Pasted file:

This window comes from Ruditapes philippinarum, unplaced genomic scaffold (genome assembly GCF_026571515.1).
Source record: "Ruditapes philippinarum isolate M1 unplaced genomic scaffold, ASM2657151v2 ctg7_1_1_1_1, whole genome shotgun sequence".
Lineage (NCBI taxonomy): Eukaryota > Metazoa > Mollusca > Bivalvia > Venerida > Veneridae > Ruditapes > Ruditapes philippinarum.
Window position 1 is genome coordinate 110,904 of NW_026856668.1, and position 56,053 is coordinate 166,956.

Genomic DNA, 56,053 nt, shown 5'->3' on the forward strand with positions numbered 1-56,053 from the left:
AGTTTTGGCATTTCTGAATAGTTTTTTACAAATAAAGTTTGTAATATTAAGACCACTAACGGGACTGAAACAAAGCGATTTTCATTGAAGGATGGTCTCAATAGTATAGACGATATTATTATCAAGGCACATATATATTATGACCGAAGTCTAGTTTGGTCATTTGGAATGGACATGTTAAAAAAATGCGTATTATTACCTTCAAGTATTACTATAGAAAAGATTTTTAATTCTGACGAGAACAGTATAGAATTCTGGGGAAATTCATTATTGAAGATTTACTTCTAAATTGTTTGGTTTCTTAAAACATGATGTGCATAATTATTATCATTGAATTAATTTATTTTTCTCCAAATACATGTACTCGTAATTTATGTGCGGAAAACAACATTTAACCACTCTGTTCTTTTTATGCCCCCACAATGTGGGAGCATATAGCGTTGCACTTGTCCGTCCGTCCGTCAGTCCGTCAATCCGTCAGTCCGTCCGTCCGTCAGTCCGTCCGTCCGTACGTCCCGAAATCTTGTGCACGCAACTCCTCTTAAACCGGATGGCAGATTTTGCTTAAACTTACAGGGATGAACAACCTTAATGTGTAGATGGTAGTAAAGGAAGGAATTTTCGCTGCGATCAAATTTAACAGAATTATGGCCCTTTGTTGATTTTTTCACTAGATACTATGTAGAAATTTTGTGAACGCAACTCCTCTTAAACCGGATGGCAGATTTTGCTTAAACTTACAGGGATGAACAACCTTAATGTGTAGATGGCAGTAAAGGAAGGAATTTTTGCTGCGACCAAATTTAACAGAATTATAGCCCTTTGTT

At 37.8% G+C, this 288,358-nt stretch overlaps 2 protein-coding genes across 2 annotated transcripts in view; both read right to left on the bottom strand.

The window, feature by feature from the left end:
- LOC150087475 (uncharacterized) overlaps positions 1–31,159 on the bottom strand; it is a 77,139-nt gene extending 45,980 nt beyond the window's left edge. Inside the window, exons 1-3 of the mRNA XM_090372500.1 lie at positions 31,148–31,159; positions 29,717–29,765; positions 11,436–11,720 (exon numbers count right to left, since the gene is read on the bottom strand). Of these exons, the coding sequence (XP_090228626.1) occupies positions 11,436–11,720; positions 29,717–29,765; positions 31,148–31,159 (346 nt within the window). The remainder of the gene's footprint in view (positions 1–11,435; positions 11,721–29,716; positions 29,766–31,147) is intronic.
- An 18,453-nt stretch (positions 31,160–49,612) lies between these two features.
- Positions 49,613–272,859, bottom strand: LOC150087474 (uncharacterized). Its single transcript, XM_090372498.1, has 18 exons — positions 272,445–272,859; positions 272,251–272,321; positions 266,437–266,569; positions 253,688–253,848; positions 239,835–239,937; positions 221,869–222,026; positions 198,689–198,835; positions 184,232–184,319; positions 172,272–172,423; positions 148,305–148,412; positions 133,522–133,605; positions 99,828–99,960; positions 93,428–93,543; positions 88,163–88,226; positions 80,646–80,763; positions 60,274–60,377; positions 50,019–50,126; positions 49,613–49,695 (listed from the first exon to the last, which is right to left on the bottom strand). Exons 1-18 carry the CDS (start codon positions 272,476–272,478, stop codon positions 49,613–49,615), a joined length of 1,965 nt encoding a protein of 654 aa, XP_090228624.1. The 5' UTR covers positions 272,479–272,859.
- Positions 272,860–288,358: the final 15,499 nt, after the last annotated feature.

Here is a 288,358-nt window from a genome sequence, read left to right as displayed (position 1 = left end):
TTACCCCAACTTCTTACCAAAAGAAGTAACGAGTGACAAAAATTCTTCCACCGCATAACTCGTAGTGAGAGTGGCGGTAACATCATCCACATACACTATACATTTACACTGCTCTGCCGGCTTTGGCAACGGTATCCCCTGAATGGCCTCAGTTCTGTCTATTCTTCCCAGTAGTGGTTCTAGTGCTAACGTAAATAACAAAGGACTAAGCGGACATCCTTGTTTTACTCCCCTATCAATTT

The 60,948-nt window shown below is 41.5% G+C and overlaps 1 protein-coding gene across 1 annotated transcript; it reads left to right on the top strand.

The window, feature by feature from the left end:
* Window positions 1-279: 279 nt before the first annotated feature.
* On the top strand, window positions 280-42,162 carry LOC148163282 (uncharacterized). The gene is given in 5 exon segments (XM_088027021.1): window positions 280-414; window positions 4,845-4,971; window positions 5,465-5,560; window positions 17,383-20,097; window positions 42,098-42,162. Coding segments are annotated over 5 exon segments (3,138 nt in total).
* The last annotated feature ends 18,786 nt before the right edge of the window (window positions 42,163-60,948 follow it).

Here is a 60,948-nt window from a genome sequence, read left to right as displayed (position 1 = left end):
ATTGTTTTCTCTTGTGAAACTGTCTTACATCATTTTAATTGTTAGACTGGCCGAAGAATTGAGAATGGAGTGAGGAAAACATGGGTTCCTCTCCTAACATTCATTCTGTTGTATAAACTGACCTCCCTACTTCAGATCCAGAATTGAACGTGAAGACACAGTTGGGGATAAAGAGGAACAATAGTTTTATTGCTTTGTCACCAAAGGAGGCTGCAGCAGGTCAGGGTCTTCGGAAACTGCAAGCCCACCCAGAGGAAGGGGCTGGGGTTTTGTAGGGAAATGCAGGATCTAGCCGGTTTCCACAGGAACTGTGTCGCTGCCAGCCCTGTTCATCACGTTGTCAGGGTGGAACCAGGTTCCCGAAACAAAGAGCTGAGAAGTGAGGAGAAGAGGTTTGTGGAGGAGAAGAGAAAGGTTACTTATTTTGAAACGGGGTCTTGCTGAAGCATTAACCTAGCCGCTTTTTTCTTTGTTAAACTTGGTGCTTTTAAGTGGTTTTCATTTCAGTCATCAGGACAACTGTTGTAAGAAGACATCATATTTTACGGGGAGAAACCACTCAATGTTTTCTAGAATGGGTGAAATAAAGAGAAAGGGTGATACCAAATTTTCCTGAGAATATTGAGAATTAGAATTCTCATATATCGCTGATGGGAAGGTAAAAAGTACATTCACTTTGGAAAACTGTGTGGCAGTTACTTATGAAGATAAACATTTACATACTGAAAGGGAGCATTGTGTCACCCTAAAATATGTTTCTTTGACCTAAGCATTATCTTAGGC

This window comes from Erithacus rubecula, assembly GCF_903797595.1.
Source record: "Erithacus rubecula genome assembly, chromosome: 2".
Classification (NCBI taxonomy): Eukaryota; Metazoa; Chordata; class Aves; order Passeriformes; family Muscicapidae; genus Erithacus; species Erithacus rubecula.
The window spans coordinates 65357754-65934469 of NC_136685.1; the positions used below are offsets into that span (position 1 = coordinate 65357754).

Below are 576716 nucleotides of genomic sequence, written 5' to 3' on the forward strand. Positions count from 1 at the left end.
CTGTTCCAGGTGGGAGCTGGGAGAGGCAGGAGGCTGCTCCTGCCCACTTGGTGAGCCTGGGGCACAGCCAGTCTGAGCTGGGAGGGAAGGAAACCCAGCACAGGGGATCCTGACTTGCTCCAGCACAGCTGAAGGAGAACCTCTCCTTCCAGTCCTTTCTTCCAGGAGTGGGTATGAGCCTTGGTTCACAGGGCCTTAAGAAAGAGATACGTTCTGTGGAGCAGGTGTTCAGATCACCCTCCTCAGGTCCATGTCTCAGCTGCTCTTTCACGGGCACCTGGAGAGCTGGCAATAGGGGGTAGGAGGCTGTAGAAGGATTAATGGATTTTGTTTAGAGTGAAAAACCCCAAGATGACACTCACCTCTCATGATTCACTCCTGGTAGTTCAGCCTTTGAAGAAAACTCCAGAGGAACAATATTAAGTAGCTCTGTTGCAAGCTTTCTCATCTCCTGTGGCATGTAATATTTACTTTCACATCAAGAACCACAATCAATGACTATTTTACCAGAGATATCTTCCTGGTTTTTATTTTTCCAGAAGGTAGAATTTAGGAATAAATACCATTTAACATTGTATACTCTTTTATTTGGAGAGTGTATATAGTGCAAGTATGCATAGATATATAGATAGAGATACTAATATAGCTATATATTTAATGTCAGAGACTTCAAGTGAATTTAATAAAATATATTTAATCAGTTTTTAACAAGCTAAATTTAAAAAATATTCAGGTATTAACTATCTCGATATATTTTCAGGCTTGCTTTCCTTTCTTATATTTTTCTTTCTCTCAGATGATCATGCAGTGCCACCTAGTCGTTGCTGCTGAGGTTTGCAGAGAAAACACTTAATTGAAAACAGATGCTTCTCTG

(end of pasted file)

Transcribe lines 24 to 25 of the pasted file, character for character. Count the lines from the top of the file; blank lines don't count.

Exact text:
Classification (NCBI taxonomy): Eukaryota; Metazoa; Chordata; class Aves; order Passeriformes; family Muscicapidae; genus Erithacus; species Erithacus rubecula.
The window spans coordinates 65357754-65934469 of NC_136685.1; the positions used below are offsets into that span (position 1 = coordinate 65357754).